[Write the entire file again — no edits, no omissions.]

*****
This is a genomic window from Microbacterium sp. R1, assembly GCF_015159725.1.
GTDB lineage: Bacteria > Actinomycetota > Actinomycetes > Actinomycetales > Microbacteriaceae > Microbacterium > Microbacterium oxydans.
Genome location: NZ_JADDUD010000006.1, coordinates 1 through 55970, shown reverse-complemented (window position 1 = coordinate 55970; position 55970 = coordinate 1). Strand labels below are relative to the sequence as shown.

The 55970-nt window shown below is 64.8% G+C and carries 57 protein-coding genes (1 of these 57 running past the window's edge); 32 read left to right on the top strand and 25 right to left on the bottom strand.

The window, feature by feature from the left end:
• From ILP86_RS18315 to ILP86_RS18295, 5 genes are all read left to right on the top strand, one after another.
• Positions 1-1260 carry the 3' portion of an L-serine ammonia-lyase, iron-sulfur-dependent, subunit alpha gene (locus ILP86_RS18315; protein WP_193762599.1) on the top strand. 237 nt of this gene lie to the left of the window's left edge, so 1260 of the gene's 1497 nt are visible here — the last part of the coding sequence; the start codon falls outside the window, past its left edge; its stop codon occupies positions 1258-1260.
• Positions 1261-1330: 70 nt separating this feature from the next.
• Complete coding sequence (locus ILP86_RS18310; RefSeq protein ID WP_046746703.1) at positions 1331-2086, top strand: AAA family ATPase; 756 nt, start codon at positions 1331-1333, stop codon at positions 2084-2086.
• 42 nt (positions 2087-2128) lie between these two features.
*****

This is a genomic window from Microbacterium sp. R1, assembly GCF_015159725.1.
GTDB lineage: Bacteria > Actinomycetota > Actinomycetes > Actinomycetales > Microbacteriaceae > Microbacterium > Microbacterium oxydans.
Genome location: NZ_JADDUD010000006.1, coordinates 1 through 55970, shown reverse-complemented (window position 1 = coordinate 55970; position 55970 = coordinate 1). Strand labels below are relative to the sequence as shown.

The 55970-nt window shown below is 64.8% G+C and carries 57 protein-coding genes (1 of these 57 running past the window's edge); 32 read left to right on the top strand and 25 right to left on the bottom strand.

The window, feature by feature from the left end:
• From ILP86_RS18315 to ILP86_RS18295, 5 genes are all read left to right on the top strand, one after another.
• Positions 1-1260 carry the 3' portion of an L-serine ammonia-lyase, iron-sulfur-dependent, subunit alpha gene (locus ILP86_RS18315; protein WP_193762599.1) on the top strand. 237 nt of this gene lie to the left of the window's left edge, so 1260 of the gene's 1497 nt are visible here — the last part of the coding sequence; the start codon falls outside the window, past its left edge; its stop codon occupies positions 1258-1260.
• Positions 1261-1330: 70 nt separating this feature from the next.
• Complete coding sequence (locus ILP86_RS18310; RefSeq protein ID WP_046746703.1) at positions 1331-2086, top strand: AAA family ATPase; 756 nt, start codon at positions 1331-1333, stop codon at positions 2084-2086.
• 42 nt (positions 2087-2128) lie between these two features.